Monday, October 18, 2010

Whatta ya think about the scariest film ever?

By the way, friends and users: This post, as do many, links via the post's title to the articles that got me thinking of making a post of it. If you click on "Whatta ya think about the scariest film ever," it will take you to the MSNBC poll that I've put up here.

I'd have to toss it up between "The  Shining" and "Alien."

I like "The Exorcist" very much-- as a novel and film, it's the greatest of all these titles, in my opinion, but for different reasons. I see it as a metaphorical study of the nexus of psychology and religion, though it's important for me to state unequivocally that I see its value as being entirely metaphorical; in other words, I don't believe that possession by outside, intelligent forces of any kind has happened or can happen. In fact, that goes against the entire structure of my own spiritual beliefs.

Am going to write an essay on this novel and film sometime in the next few months-- hope you'll look for it because I've been mentally planning it for several years. :)

In any case, I'm interested in anyone's opinion about the scariest and best horror films and thrillers.


  1. Def. the Exorcist - maybe it's because I was only 12 years old when I first saw it and it scared the shit out of me. Nothing will ever be more scary to me.
    I hate slasher movies - like Halloween and Friday the 13th. Stupid and NOT scary.

  2. I agree with you, Colleen, about the slasher flicks-- they rely to much on shocks and if they're bad enough, then on blood and disgusting imagery.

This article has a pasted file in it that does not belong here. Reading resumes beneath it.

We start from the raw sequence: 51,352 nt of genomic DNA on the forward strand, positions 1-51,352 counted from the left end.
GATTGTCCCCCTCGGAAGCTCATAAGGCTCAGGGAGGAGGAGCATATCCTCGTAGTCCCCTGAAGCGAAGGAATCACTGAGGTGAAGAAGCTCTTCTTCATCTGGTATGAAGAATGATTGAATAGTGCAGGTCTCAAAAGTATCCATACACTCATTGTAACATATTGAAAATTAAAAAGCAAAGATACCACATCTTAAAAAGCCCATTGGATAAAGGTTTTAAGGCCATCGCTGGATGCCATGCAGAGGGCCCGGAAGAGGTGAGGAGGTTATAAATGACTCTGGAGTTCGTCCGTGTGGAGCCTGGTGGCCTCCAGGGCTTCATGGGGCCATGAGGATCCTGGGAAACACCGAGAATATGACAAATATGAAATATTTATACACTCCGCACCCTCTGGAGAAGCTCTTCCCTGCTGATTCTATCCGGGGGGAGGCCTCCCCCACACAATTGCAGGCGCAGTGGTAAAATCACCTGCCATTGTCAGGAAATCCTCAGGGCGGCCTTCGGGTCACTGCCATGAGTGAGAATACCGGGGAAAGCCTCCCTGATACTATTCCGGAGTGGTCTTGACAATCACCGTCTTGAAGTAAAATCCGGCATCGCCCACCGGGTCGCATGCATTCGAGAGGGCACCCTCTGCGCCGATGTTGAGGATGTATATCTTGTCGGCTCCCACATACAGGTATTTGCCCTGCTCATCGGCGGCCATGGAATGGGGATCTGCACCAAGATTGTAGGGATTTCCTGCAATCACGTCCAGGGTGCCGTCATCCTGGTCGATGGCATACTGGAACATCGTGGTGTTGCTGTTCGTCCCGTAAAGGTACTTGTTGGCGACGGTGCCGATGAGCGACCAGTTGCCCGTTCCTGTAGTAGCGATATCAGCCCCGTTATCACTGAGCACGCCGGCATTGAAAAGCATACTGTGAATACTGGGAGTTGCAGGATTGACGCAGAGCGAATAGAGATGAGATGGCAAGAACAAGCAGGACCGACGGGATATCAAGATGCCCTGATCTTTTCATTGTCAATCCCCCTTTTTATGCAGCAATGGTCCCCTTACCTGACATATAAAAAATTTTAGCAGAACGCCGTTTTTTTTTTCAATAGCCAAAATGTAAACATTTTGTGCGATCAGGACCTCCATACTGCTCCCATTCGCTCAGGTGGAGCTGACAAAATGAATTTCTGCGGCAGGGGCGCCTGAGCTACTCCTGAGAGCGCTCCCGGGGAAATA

It's funny-- I saw "The Exorcist" when I was about 12, too, but I don't remember it scaring me much-- not because I was particularly brave but because I think I was too young to have been engaged by its first hour, during which Chris (Barbars Stanwyck), the star and actress mother of young Regan, slowly perceives that something is wrong with her daughter and dutifully goes through the processes of medical testing, then psychiatric examination, and finally, on the suggestion of the doctors at the Menninger Clinic, who can't find anything medically wrong with her, to the priest, Damian Kerras (Jason Miller), who is struggling with the loss of both his mother and his faith in his religion and his vocation.

    What has made the film and also the novel on which the film is based so powerful to me as an adult, a father, and a person with some experience in dealing with the mental illnesses of others, is the masterful way the story builds a slow but steady crescendo of tension-- as we become more and more afraid for Regan, we also become more and more involved with the deepening despair felt by Damian and also by Regan's mother. Further, despite Chris's status as a wealthy movie star who we first see cavorting with Georgetown and D.C. high society, which includes a dinner at the White House, she wins our sympathy, rather unexpectedly, as she abandons a long awaited opportunity to direct a film and to detach herself from her daughter's illness via her money and the conditions of her career, and rather stays close to Regan and to the entire process by which the demonic presence which has taken over Regan's body seeks all opportunity to destroy the souls of not Regan alone, but all who come near her.

    "Alien" is an entirely different story, of course, but Ridley Scott succeeds at building an even greater block of tension as the crew of the Nostromo answer the distress call which leads to their being invaded by the pitiless and entirely homicidal alien being.

    "The Exorcist," like "Leaving Las Vegas," is especially great to me because it's one of those stories in which a great novel is made into a great film. They are the same story, of course, and yet on another, perhaps deeper level of experience, they really become different stories-- and yet in the end, when we pull back from both the novel and the film, we see that both have contributed immensely to the experience we've had, and which we can only have, via the storytelling medium.